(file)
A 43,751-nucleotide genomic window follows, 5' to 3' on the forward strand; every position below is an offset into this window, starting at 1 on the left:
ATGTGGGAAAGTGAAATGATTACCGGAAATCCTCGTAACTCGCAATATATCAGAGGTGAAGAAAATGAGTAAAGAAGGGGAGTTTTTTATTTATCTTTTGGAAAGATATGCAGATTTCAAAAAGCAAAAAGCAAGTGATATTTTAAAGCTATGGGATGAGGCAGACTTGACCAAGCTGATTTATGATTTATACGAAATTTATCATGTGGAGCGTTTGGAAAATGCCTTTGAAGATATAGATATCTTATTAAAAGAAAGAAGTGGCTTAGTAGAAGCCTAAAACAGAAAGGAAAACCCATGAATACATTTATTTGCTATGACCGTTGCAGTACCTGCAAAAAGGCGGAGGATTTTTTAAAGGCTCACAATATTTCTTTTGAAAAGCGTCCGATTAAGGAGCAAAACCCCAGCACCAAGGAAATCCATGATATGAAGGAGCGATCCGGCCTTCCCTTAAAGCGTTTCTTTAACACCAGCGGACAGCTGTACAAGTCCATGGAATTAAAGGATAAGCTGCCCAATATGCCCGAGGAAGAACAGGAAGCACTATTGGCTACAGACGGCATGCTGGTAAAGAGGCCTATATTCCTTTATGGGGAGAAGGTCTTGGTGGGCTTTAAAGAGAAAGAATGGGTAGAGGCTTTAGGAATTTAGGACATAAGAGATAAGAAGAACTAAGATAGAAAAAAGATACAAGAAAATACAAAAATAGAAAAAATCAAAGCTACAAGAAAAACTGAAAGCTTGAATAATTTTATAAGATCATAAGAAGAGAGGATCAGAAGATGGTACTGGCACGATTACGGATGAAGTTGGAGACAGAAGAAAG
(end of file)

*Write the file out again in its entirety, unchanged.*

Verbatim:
A 43,751-nucleotide genomic window follows, 5' to 3' on the forward strand; every position below is an offset into this window, starting at 1 on the left:
ATGTGGGAAAGTGAAATGATTACCGGAAATCCTCGTAACTCGCAATATATCAGAGGTGAAGAAAATGAGTAAAGAAGGGGAGTTTTTTATTTATCTTTTGGAAAGATATGCAGATTTCAAAAAGCAAAAAGCAAGTGATATTTTAAAGCTATGGGATGAGGCAGACTTGACCAAGCTGATTTATGATTTATACGAAATTTATCATGTGGAGCGTTTGGAAAATGCCTTTGAAGATATAGATATCTTATTAAAAGAAAGAAGTGGCTTAGTAGAAGCCTAAAACAGAAAGGAAAACCCATGAATACATTTATTTGCTATGACCGTTGCAGTACCTGCAAAAAGGCGGAGGATTTTTTAAAGGCTCACAATATTTCTTTTGAAAAGCGTCCGATTAAGGAGCAAAACCCCAGCACCAAGGAAATCCATGATATGAAGGAGCGATCCGGCCTTCCCTTAAAGCGTTTCTTTAACACCAGCGGACAGCTGTACAAGTCCATGGAATTAAAGGATAAGCTGCCCAATATGCCCGAGGAAGAACAGGAAGCACTATTGGCTACAGACGGCATGCTGGTAAAGAGGCCTATATTCCTTTATGGGGAGAAGGTCTTGGTGGGCTTTAAAGAGAAAGAATGGGTAGAGGCTTTAGGAATTTAGGACATAAGAGATAAGAAGAACTAAGATAGAAAAAAGATACAAGAAAATACAAAAATAGAAAAAATCAAAGCTACAAGAAAAACTGAAAGCTTGAATAATTTTATAAGATCATAAGAAGAGAGGATCAGAAGATGGTACTGGCACGATTACGGATGAAGTTGGAGACAGAAGAAAG